“Post-truth” was the Oxford Dictionaries’ word of the year for 2016. The term “post-fact” is also heard more often now. Oxford tells us that “post-fact” relates to or denotes “circumstances in which objective facts are less influential in shaping public opinion than appeals to emotion and personal belief.”
Post-fact has certainly hit science. Pundits blame everyone but themselves for its growing presence. But a post-fact and post-truth world are implicit and inevitable in the metaphysical naturalist view (nature is all there is) that is now equated with science and often stands in for it.
Let’s start at the top, with cosmology. Some say there is a crisis in cosmology; others say there are merely challenges. Decades of accumulated evidence have not produced the universe that metaphysical naturalism expects and needs. The Big Bang has not given way to a theory with fewer theistic implications. There is a great deal of evidence for fine-tuning of this universe; worse, the evidence for alternatives is fanciful or merely ridiculous. Put charitably, it would not even be considered evidence outside of current science.
One response has simply been to develop ever more fanciful theories. Peter Woit, a Columbia University mathematician, is an atheist critic of fashionable but unsupported ideas like string theory (Not Even Wrong, 2007) and the multiverse that it supports. Recently, Woit dubbed 2016 the worst year ever for “fake physics” (as in “fake news“). As he told Dennis Horgan recently at Scientific American, he is referring to “misleading, overhyped stories about fundamental physics promoting empty or unsuccessful theoretical ideas, with a clickbait headline.”
Fake physics (he links to a number of examples at his blog) presents cosmology essentially as an art form. It uses the trappings of science as mere decor (the universe is a computer simulation, the multiverse means that physics cannot predict anything…). Conflicts with reality call for a revolution in our understanding of physics rather than emptying the waste basket.
Woit blames the Templeton Foundation for funding this stuff. But Templeton caters, as it must, to an audience. Perhaps a more pressing issue is this: The need to defend the multiverse without evidence has led to a growing discomfort with traditional decision-making tools of science, for example, falsifiability and Occam’s razor. And metaphysical naturalism, not traditional religion, is sponsoring this war on reality.
Can science survive the idea that nature is all there is? The initial results are troubling. Where evidence can be ignored, theory needs only a tangential relationship to the methods and tools of science. Physicist Chad Orzel expressed disappointment with the 2014 Cosmos remake, saying “I find the choice to prioritize wildly speculative but vaguely inspirational material like panspermia and the whole ‘future cosmic calendar’ stuff kind of disappointing. There’s so much that they haven’t talked about yet that’s based on good, solid evidence, but we’re getting soaring vagueness.” But what if a disquieting amount of the available evidence is unwanted?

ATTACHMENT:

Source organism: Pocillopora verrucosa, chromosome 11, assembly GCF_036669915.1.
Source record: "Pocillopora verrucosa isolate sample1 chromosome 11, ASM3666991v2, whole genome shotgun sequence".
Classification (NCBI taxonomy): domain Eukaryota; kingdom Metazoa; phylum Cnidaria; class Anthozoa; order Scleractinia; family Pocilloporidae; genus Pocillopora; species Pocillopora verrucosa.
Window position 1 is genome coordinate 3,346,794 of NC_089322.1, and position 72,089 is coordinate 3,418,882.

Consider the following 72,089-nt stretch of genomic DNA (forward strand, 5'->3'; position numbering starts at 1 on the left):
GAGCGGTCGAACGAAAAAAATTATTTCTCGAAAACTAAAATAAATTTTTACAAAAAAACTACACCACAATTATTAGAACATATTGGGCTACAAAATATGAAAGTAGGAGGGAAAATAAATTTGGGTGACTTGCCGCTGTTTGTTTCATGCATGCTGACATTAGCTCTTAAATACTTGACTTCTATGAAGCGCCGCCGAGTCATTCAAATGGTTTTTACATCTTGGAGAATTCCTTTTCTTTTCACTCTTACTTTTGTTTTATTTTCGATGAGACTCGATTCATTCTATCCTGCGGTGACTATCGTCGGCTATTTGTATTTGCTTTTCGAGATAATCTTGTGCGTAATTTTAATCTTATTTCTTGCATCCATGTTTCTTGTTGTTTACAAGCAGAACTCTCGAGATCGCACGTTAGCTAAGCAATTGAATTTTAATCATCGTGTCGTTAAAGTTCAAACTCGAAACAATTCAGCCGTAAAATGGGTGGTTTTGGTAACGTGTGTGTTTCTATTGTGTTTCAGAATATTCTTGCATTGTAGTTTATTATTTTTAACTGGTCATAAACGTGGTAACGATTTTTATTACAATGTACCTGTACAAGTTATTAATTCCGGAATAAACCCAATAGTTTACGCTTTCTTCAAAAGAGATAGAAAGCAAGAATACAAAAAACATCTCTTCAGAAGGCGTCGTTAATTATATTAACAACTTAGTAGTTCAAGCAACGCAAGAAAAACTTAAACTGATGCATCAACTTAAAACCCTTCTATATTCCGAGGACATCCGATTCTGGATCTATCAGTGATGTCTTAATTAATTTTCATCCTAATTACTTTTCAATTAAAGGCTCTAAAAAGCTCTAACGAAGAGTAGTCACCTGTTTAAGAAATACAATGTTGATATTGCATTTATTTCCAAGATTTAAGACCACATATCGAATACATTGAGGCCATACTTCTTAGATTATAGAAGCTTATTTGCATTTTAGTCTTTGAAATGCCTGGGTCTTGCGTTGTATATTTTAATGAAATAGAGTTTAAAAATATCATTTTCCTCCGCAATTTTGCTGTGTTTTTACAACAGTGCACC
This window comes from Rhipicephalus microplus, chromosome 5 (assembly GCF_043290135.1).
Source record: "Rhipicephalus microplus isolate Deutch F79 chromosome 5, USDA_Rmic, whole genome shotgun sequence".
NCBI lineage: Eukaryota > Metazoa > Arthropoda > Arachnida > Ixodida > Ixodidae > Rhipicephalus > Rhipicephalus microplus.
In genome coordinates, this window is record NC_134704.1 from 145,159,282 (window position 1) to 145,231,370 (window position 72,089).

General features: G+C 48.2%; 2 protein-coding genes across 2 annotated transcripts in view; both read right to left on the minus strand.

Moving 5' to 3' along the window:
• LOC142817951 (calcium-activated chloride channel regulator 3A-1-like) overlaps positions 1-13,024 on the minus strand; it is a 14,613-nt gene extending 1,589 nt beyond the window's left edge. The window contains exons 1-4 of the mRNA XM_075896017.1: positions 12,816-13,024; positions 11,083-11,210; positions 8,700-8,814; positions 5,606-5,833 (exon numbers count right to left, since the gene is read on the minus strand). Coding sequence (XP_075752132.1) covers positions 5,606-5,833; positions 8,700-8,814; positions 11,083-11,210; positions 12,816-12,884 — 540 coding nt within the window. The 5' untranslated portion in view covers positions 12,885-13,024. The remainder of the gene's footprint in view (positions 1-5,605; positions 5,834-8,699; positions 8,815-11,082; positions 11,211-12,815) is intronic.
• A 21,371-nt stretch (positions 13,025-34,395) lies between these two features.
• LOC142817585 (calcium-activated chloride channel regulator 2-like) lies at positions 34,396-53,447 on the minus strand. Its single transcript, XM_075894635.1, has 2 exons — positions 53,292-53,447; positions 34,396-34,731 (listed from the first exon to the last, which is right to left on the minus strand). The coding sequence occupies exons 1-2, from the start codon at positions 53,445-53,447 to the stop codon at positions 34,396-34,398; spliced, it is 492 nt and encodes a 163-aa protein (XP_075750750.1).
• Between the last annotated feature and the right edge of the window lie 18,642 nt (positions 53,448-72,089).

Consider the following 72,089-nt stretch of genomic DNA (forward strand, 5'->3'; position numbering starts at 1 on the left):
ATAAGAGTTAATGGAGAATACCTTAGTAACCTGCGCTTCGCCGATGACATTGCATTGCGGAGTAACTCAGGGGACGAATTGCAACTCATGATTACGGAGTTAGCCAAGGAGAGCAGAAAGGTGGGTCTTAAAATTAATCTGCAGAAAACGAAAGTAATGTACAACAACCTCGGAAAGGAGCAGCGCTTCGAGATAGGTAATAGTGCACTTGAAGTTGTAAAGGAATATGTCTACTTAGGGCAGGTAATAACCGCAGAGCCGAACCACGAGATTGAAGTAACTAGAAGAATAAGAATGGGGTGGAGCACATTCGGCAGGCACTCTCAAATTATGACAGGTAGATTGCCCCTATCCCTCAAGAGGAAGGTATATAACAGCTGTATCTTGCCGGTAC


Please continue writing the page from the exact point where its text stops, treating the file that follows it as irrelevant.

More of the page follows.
The increasingly popular idea that consciousness is an illusion flows together naturally with the new cosmology. Contradictory theories do not seriously conflict because any resolution would just be another user illusion. Readers notice how strange the new science literature sounds but, to the extent that they accept metaphysical naturalism, they can base their objections only on personal discomfort.
What if a theory, such as intelligent design, challenges metaphysical naturalism? It will certainly stand out. And it will stand out because it is a threat to all other theories in the entire system. Merely contradictory or incoherent theories clashing against each other are not a threat in any similar way; there are just so many more of them waiting up the spout.
Could intelligent design theory offer insights? Yes, but they come at a cost. We must first acknowledge that metaphysical naturalism is death for science. Metaphysical naturalists are currently putting the science claims that are failing them beyond the reach of disconfirmation by evidence and casting doubt on our ability to understand evidence anyway.
ID is first and foremost a demand that evidence matter, underwritten by a conviction that reason-based thinking is not an illusion. That means, of course, accepting fine-tuning as a fact like any other, not to be explained away by equating vivid speculations about alternative universes with observable facts. Second, ID theorists insist that the information content of our universe and life forms is the missing factor in our attempt to understand our world. Understanding the relationship between information on the one hand and matter and energy on the other is an essential next discovery. That’s work, not elegant essays.
We will get there eventually. But perhaps not in this culture; perhaps in a later one. Science can throw so many resources into protecting metaphysical naturalism that it begins to decline. Periods of great discovery are often followed by centuries of doldrums. These declines are usually based on philosophical declines. The prevalence of, for example, fake physics, shows that we are in the midst of just such a philosophical decline. It’s a stark choice for our day.
Photo credit: MrsBrown via Pixabay.